Brexit: pay attention to “British values” in negotiations with the Gulf countries

Brexit: watch out for “British values” in negotiations with Gulf countries


The UK's negotiations with the six Arab Gulf countries for a post-Brexit free trade deal 'must not compromise UK values', including on human rights and the environment, British MPs called for in a parliamentary report on Wednesday. 

The House Committee on International Trade raises concerns “about human rights and weak environmental standards and calls on the government to ensure that the values ​​and obligations of the United Kingdom are not compromised” by a future agreement, according to a press release.

British MPs are particularly concerned about “substantial and persistent violations (…) of the rights of women, the LGBTQ + community and labor rights”, continues this press release.

The United Kingdom has been negotiating all-out trade agreements since Brexit and launched negotiations with the Gulf Cooperation Council (GCC) at the end of 2021, which includes Saudi Arabia, the United Arab Emirates, Qatar, Bahrain, Kuwait and Oman.< /p>

The government had said it wanted to “liberalize trade with a growing market” while strengthening ties “with a region vital to our strategic interests”.

A trade agreement with the GCC “is of course an opportunity economic potential for the United Kingdom”, according to Angus Brendan MacNeil, chairman of the International Trade Committee, quoted in the press release.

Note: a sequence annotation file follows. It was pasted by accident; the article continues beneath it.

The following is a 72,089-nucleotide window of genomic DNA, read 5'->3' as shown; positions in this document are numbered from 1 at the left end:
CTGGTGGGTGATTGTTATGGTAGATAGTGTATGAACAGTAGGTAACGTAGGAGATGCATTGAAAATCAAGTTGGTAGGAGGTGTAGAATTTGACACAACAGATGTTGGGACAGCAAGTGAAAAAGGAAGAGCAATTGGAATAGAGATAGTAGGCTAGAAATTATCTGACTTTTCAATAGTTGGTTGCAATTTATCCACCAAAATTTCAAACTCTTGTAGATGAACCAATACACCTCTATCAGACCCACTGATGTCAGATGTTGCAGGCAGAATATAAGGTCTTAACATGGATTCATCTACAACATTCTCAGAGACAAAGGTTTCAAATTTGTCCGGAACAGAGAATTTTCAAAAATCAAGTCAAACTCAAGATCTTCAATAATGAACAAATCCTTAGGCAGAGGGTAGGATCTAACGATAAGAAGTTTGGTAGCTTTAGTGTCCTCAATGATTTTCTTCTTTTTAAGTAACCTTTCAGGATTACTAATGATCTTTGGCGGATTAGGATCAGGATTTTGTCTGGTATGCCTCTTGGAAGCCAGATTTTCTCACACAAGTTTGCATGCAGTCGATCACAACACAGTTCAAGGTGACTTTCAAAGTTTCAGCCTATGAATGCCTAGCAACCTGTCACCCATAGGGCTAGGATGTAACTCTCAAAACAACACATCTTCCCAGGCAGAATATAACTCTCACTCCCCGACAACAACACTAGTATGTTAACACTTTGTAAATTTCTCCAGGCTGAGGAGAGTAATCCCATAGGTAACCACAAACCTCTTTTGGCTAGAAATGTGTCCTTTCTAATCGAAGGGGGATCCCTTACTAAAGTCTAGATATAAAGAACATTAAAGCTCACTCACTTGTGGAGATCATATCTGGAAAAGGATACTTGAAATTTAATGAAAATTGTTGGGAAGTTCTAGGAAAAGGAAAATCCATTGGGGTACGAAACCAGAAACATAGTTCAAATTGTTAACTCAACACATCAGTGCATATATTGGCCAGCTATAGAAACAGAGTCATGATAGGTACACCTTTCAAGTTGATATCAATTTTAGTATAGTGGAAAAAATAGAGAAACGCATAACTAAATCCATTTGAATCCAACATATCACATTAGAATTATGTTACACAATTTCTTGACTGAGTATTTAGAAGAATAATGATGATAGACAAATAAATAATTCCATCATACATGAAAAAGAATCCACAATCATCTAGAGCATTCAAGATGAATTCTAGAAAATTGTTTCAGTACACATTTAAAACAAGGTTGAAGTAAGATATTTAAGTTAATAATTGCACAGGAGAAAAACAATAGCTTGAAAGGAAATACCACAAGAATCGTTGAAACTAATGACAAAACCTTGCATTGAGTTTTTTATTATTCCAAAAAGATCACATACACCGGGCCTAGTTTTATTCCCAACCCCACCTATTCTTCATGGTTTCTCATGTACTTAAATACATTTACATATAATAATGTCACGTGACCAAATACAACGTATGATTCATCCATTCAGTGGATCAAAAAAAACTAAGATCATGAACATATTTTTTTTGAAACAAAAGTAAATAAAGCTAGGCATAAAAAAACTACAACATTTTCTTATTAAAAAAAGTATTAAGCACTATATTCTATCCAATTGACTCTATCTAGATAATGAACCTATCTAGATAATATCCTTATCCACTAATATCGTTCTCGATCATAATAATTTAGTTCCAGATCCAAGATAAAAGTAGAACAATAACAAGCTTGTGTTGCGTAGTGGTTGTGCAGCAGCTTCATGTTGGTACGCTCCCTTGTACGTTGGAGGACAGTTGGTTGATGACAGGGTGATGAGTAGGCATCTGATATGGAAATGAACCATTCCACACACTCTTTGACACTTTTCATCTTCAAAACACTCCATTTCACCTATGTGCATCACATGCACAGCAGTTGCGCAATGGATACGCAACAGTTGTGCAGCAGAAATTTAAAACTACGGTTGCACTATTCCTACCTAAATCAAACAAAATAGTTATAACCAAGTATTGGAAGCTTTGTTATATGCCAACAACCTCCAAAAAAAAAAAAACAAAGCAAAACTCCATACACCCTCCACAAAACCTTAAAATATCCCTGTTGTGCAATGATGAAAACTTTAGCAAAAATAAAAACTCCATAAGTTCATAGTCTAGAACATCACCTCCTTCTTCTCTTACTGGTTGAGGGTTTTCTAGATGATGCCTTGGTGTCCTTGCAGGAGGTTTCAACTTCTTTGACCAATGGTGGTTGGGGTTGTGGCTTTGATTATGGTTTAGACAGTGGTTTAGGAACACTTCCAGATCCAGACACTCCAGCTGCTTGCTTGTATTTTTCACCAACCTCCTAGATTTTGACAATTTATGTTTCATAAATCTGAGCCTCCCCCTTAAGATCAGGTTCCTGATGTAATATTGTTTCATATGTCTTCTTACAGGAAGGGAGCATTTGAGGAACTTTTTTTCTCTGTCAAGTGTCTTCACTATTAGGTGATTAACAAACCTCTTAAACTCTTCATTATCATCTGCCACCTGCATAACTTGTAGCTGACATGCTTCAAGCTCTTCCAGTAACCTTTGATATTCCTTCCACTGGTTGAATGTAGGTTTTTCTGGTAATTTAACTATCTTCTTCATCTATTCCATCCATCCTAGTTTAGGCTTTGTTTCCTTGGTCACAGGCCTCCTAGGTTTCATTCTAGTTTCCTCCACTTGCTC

The parliamentarians note in particular the potential benefits for the sectors of agribusiness, green technologies, renewable goods and financial services.

But such an agreement “will also define how we perceive ourselves as a society, how we are perceived in the world and whether we are willing to put our values ​​on human rights and the environment on the negotiating table,” Mr. MacNeil continued.

As part of his efforts to strengthen its trade relations outside the European Union since Brexit, London announced at the end of March the conclusion of an agreement to join the Trans-Pacific Free Trade Partnership (CPTPP) after 21 months of negotiations.

Since its effective exit from the European Union on January 1, 2021, the United Kingdom has notably concluded trade treaties with the EU and other European states, but also with more distant countries such as Australia, New Zealand or Singapore. Discussions are underway with India or Canada.

On the other hand, the long-awaited agreement with the United States is long overdue.